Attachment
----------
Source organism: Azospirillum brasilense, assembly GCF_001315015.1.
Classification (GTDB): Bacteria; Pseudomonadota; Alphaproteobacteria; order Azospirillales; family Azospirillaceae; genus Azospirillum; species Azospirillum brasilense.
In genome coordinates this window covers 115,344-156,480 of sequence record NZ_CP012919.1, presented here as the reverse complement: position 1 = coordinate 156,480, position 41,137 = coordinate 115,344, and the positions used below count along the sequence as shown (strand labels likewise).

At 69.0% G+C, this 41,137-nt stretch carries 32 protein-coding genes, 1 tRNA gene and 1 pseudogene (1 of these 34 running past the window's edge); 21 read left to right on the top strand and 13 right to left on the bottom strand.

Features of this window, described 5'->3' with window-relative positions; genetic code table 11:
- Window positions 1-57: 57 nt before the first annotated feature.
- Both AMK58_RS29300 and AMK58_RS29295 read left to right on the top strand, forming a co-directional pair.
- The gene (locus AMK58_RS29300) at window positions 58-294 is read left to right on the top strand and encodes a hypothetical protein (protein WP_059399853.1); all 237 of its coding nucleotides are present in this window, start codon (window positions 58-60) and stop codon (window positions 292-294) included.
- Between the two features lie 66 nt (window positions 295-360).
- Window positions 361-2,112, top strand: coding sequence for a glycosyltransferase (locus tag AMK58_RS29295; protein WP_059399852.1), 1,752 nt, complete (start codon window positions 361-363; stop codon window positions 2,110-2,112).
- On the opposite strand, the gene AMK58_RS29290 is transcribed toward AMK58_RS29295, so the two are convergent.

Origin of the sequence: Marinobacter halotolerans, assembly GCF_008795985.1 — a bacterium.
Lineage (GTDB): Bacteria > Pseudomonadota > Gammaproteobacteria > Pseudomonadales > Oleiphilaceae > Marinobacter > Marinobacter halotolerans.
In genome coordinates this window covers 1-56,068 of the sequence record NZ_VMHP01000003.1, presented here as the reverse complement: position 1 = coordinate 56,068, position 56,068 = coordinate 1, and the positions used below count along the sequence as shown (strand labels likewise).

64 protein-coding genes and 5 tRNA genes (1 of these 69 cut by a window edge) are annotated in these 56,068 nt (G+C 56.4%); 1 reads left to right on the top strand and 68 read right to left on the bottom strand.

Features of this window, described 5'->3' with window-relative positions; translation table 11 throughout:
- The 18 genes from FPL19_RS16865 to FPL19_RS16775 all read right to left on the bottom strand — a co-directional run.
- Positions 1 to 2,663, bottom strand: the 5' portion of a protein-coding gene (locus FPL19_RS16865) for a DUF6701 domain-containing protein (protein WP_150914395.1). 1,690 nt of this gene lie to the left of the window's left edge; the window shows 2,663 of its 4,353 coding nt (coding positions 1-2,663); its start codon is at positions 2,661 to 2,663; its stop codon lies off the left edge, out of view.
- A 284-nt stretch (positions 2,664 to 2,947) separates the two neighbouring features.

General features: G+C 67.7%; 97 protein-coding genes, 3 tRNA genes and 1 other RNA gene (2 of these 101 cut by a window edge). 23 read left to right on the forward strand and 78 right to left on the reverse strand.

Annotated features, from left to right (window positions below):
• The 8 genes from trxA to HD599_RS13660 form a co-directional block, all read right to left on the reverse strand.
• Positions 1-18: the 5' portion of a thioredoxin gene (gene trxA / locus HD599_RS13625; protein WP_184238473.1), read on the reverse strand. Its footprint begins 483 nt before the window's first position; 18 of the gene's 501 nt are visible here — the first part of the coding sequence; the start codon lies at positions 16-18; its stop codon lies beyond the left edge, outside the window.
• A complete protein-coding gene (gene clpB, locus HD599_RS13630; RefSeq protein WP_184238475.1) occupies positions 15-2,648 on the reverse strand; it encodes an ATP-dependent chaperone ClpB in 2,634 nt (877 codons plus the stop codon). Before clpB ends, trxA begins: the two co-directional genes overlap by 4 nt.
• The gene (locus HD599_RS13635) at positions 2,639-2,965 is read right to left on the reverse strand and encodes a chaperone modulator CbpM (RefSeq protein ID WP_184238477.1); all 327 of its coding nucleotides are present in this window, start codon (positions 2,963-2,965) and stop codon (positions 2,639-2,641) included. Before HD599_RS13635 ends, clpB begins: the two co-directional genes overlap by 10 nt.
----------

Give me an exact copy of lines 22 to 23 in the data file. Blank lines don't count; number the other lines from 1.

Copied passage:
• The 8 genes from trxA to HD599_RS13660 form a co-directional block, all read right to left on the reverse strand.
• Positions 1-18: the 5' portion of a thioredoxin gene (gene trxA / locus HD599_RS13625; protein WP_184238473.1), read on the reverse strand. Its footprint begins 483 nt before the window's first position; 18 of the gene's 501 nt are visible here — the first part of the coding sequence; the start codon lies at positions 16-18; its stop codon lies beyond the left edge, outside the window.